Sam Fiorella: Yeah no I like it it. It’s not as, even if it’s a stout it drinks more like an ale.
Danny Brown: Yeah.
Sam Fiorella: Than it does a stout. It’s not that thick.
Danny Brown: Yeah.
Sam Fiorella: You almost, from the looks of it you’re expecting a Guinness creaminess out of it which this doesn’t have. I like it. All right thank you guys at, well actually to be clear when I say thank you, thank you for making such a great beer. Collingwood brewery, but we’re not sponsored by Collingwood or any other beer manufacturer for that, or brewer for that matter. All though if you want to, give us a call. We’re always happy to accept free beer.
Sam Fiorella: Okay Danny, let’s get into the conversation. I want to start with that study that I found. We have a lot of our clients have been asking do I get involved in any of this cause marketing? Is it important? We’ve been talking on and off about some of these things, the boycott issue that we talked about in the last one. People seem to be afraid to get involved in something like this, yet they see companies like Bell Canada with its let’s talk movement that are a really at least from a PR perspective profiting from getting involved. So one of these campaigns I thought was interesting. Oh sorry this study was interesting. One of the lessons learned that from this survey of consumer behavior on how they view businesses that take up one of these causes. One of the lessons learned was in a time of political unrest, consumers are looking beyond governments to address key social and environmental issues.
Sam Fiorella: Which I thought was fascinating. Two thirds of Americans believe that progress on these key issues will be slowed by a potential absence of government regulation and so are looking to businesses. I thought that was fascinating because normally it’s way business stay out of this, just sell your product, don’t try and tell me how to live my life, and yet two thirds of Americans say no no no, government is clearly not going to do anything about this. We want somebody to do it and businesses need to stand up. Is this an opportunity for businesses?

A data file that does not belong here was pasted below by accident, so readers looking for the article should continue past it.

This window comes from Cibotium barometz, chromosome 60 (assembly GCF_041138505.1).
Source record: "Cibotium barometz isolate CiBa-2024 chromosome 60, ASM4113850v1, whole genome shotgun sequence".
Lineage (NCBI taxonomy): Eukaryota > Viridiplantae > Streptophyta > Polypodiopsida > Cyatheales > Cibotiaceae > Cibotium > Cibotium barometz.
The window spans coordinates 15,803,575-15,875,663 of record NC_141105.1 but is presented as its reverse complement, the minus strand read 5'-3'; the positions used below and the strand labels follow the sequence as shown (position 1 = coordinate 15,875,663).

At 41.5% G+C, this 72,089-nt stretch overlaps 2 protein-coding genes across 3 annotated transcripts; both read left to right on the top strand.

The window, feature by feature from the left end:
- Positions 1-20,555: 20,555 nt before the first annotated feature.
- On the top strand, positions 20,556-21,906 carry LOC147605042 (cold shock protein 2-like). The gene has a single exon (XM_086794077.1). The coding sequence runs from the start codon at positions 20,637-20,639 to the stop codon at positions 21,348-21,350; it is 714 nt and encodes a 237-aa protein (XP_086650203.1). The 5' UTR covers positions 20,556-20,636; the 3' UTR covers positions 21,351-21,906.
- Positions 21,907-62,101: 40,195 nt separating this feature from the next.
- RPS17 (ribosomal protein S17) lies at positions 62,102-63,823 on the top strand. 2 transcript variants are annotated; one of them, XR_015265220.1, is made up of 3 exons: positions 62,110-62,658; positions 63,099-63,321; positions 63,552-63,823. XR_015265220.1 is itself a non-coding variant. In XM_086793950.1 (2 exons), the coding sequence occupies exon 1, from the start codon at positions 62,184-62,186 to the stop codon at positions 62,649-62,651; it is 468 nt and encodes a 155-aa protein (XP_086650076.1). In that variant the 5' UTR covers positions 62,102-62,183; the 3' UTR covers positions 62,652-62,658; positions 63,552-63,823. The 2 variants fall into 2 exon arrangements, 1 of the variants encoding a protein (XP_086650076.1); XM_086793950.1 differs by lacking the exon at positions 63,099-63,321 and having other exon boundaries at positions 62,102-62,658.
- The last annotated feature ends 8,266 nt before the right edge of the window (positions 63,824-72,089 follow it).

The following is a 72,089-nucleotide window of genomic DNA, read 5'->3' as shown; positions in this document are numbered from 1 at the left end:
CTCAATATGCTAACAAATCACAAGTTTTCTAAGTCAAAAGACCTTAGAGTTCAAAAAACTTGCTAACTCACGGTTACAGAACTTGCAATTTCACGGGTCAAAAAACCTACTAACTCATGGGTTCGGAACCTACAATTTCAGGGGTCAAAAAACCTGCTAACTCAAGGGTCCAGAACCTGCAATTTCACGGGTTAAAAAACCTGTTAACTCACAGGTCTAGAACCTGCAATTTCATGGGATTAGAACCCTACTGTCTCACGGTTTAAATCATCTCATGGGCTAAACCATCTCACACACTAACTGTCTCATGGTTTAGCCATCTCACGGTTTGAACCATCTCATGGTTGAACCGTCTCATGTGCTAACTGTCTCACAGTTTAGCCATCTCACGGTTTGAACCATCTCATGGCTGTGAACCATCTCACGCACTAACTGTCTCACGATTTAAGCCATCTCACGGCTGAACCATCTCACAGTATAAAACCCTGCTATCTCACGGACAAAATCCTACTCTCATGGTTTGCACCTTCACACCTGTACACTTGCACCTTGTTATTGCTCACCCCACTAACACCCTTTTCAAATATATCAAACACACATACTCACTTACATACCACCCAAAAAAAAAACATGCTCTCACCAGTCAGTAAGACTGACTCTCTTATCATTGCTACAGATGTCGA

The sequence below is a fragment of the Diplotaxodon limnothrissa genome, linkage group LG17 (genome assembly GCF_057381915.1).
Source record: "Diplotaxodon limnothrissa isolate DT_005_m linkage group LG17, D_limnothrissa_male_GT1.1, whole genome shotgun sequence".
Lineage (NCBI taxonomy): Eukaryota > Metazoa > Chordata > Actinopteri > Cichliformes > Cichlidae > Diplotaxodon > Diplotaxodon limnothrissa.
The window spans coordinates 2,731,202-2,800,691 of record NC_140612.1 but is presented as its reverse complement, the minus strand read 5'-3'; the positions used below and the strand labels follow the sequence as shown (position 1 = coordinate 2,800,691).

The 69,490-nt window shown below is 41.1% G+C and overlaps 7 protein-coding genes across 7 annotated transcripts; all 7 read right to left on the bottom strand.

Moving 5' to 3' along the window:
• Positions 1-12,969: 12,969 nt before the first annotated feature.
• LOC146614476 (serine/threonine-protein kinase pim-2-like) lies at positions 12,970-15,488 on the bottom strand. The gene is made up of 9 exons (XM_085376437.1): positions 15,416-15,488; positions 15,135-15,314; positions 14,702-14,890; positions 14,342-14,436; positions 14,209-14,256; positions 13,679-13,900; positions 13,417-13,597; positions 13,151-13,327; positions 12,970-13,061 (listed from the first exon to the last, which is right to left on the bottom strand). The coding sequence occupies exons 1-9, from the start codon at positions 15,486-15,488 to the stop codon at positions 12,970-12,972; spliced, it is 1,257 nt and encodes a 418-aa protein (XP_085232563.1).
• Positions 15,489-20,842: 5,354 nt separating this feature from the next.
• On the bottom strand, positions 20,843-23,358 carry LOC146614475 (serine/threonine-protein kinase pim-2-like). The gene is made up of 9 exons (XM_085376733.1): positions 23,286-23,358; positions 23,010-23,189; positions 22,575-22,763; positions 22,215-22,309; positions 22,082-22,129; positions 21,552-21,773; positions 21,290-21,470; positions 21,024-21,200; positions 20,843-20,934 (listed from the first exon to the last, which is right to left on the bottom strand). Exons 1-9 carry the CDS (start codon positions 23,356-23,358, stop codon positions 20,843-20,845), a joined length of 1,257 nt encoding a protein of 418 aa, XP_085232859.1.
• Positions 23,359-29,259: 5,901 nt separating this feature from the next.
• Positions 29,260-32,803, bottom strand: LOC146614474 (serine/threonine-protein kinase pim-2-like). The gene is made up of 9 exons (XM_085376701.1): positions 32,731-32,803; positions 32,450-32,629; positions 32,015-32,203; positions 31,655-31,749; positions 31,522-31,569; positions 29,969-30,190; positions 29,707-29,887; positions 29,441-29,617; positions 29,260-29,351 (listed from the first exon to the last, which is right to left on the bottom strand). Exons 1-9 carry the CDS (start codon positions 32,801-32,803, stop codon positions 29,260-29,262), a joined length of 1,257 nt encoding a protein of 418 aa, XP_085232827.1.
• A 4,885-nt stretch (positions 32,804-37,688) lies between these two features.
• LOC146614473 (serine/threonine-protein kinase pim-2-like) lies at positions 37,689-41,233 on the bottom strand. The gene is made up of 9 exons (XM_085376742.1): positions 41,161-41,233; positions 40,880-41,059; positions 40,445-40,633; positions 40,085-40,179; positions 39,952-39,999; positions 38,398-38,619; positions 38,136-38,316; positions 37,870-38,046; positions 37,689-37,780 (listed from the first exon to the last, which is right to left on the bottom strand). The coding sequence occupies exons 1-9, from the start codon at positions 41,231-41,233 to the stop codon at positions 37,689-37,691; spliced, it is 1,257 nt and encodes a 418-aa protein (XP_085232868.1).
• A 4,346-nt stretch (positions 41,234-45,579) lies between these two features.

Danny Brown: Yeah definitely. I’m reading a really good book at the moment called Utopia for Realists.
Sam Fiorella: You read?
Danny Brown: Now and again if it’s a good book. You know like a certain marketing book from five years ago. But yeah, no and it’s a really good read and it ties into this where it has so many stories and pinnacle proof about how government wants to keep the status quo when there’s a better option. And that’s why we’re seeing in the US such a sweep of the democrats that keep it powered in the big towns, et cetera. They need a change in how government performs. And brands have stepped up like Starbucks. They’ve been one of the guys that have all ways stepped up. Obviously Nike, and they’ve just released a new one. So they’re seeing, brands are seeing what happens when they take a stand and try and make a social change through cause marketing. And as the consumers sweep to that of course the brands are going to say okay, we’ve got some power here.
Sam Fiorella: But how aligned are they? Another insight from this study was that consumers reward value aligned brands. The idea here is that consumers are using the companies value or what they state their values are as a filter for whether they should support or even punish for that matter, an organization. The actual statistic was 87% of consumers stated that they would purchase a product based on the business’s values, because the company advocated for an issue they cared about. And 76% would boycott a brand if supported by an issue contrary to their beliefs. Which is fascinating, again it’s this we talked about this the last couple of weeks. It’s this far extreme one way, far extreme the other. And do you take advantage of that or not?
Danny Brown: Well it’s funny you mentioned, and I’m sure we’ll talk about it in a bit, but you mentioned SC Johnson and their current campaign. And to that very point, a lot of the feedback or the push back to the SC Johnson company is the campaign itself is great, the recycled bottle was pulling out from the sea, et cetera. However, making stuff in the first place that needs to be recycled and ends up in the oceans kind of counters your message.
Sam Fiorella: Why don’t we talk about that for a little bit? I’m not sure if everybody listening understands, knows the story. But Windex, everybody knows Windex, the glass cleaner. So it’s made by SC Johnson and they’ve taken a pretty big stand. They’re the first company, major company to come out with a cleaning product where the bottle, so this is their Windex vinegar, Windex vinegar cleaner, it’s the bottle is 100% made from 100% recyclable ocean plastic, which is fantastic.
Danny Brown: It’s from the Chinese seas or somewhere they took it from.